Doing What’s Necessary: How Encounters in Practice Shape and Improve Interactive Governance
Research output: Chapter in Book/Report/Conference proceeding › Chapter (peer-reviewed) › peer-review
Colleges, School and Institutes
Interactive governance has rapidly been institutionalized in the public sector, but cannot guarantee productive dynamics and positive outcomes. This chapter argues that making interactive governance work hinges on how it takes shape through encounters in daily practice. In their interactions, stakeholders can enact pre-determined institutional interests, procedures and routines (logic of the organization) or a process of discovering how to best address the needs and dynamics at hand (law of the situation). This framework is empirically grounded in and practically illustrated by the case of a Neighborhood Practice Team (Buurt Praktijk Team – BPT) in Amsterdam-West. The analysis critically appraises its successful practice of ‘doing what’s necessary’: following the needs of the residents and the dynamics of the neighborhood rather than abiding by pre-set interests, goals and procedures. The chapter explains how this works, what challenges it runs into, and why it makes a difference.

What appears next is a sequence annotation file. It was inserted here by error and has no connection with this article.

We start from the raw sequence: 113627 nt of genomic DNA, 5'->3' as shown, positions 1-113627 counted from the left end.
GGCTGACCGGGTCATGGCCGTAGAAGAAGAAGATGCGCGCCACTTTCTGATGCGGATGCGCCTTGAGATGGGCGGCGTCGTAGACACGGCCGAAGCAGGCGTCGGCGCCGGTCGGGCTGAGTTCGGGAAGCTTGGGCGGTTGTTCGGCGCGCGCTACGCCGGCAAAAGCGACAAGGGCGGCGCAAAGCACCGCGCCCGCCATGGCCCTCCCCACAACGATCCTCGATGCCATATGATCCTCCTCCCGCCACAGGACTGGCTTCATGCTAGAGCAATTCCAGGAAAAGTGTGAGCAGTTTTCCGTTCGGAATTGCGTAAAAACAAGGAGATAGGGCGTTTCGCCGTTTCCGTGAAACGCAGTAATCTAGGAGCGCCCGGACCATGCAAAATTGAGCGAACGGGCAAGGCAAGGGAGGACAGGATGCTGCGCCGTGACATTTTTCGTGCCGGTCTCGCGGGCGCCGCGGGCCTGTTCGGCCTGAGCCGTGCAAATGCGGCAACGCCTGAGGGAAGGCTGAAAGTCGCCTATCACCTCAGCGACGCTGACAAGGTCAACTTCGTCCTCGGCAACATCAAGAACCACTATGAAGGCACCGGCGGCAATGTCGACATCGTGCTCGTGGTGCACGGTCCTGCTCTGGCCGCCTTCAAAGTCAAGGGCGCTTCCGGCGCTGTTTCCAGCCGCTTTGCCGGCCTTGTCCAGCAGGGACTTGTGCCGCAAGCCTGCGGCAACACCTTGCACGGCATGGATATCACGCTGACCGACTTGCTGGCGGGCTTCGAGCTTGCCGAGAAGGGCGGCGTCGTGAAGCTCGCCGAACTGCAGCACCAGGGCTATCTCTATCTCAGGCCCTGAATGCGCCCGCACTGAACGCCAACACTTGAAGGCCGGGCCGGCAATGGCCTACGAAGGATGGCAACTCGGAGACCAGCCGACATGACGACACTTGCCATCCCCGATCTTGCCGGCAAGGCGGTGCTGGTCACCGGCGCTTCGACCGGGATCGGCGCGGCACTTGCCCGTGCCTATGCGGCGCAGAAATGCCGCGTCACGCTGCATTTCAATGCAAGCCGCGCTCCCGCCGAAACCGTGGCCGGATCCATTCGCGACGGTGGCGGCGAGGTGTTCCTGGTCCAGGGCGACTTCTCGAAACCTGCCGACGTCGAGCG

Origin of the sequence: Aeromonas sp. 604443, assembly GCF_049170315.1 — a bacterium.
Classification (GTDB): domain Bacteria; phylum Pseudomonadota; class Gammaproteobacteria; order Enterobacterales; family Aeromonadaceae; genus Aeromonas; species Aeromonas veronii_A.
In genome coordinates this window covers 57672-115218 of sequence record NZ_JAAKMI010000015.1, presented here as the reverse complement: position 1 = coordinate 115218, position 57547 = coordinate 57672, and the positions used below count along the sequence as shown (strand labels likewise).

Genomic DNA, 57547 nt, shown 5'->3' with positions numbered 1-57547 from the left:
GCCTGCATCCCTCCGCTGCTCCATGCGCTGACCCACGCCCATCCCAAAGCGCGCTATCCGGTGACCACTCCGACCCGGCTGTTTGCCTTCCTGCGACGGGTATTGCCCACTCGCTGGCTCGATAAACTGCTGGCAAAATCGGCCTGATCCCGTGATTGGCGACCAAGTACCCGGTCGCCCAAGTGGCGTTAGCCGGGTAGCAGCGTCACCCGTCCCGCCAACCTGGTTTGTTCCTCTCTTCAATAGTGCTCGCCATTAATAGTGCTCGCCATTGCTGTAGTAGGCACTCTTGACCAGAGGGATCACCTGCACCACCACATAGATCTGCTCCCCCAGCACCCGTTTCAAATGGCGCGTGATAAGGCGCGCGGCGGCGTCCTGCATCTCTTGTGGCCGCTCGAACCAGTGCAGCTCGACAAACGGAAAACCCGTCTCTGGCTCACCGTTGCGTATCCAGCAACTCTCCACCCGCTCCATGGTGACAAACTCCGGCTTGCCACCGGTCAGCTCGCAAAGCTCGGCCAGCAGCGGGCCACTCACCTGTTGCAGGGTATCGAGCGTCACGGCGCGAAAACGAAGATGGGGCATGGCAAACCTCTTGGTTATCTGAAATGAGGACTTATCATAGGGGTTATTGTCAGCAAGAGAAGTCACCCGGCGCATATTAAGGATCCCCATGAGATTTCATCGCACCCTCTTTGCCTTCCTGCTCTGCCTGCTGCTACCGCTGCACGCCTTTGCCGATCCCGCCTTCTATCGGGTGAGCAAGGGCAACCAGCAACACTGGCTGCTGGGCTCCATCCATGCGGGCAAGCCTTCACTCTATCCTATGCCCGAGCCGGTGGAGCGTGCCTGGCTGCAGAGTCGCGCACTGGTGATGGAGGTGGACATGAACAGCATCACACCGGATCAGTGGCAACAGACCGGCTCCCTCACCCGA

|Title of host publication||Critical Reflections on Interactive Governance|
|Subtitle of host publication||Self-organization and Participation in Public Governance|
|Editors||Jurian Edelenbos, Ingmar Van Meerkerk|
|Publication status||Published - 2016|